My big toe still hurts. Three days ago was the last time I forced my feet to carry me perched on stilts at a 45 degree angle. The high and thick-heeled chocolate colored boots that I’ve had for years have suddenly turned on me. They used to be so comfortable. Now all of a sudden I’m experiencing an unforgiving hardness in my heel with each collision of boot to cold concrete. There is a soreness in the creases of my toes. It intensifies after removing my boots. My poor toes resume their original flat stance and wearily exhale longing for a massage.
As I sit here on my lunch break looking online at stylish celebrity boots for the winter season, I begin to ponder: maybe my feet finally feel that I’ve turned on them. I’m not a fanatic about high heels, honestly, I’d rather lower than higher. But there is something about wearing heels makes women look hot and feel powerful. That is, if she can walk in them. If she can’t it’s a visual disaster as she tries to stand cool and upright yet propels forward in obvious agony. And let’s be real ladies, we’ve all experience the limp at one point or another.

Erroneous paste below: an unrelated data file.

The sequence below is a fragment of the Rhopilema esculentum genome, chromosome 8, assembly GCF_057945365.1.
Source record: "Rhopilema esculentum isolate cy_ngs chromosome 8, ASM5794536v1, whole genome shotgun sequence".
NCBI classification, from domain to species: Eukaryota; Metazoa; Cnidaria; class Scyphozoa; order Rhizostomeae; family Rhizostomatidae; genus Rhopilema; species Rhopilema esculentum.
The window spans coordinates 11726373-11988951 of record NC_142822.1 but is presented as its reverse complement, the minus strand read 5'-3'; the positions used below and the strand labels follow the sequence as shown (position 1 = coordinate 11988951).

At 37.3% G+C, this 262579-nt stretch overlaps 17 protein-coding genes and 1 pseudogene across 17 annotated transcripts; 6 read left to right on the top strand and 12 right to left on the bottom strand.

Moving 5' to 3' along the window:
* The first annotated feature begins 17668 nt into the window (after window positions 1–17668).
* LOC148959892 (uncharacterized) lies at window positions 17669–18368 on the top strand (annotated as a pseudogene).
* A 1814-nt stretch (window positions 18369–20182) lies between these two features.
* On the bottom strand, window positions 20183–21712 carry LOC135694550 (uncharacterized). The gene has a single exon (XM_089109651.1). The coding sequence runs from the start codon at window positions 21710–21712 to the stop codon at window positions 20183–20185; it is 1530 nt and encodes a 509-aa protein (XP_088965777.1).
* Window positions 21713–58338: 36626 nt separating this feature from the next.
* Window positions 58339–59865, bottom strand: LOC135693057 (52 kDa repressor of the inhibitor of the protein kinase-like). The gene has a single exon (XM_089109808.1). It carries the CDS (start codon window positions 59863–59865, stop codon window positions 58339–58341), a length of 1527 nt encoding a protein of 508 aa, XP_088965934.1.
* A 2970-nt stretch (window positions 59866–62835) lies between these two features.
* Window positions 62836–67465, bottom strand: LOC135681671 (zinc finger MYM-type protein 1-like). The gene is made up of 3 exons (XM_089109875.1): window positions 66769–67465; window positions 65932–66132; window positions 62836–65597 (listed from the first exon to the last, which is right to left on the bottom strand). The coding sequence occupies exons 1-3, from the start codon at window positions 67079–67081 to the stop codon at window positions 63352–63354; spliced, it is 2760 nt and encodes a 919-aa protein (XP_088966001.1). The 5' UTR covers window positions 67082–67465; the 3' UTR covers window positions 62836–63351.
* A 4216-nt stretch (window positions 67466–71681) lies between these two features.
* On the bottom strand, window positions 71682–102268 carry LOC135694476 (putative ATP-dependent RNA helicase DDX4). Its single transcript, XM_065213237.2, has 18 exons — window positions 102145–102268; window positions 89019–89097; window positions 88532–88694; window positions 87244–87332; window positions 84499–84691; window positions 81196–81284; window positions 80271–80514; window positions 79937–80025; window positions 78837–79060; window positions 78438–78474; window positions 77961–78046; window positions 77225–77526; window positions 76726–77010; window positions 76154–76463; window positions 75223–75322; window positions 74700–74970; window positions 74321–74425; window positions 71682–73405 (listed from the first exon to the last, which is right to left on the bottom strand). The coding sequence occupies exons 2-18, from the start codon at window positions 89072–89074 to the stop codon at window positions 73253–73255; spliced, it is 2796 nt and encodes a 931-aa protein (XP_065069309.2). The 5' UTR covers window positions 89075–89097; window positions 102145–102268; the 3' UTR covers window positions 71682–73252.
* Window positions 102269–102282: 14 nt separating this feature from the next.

Most of us engage in the practice of ‘strapping to stilettos’ more often that not. But why? Why wear devices that squeeze our toes to a pencil point and cause us to limp if we stand in them for too long (which is 10 minutes in some cases)?
Holla at a Sister,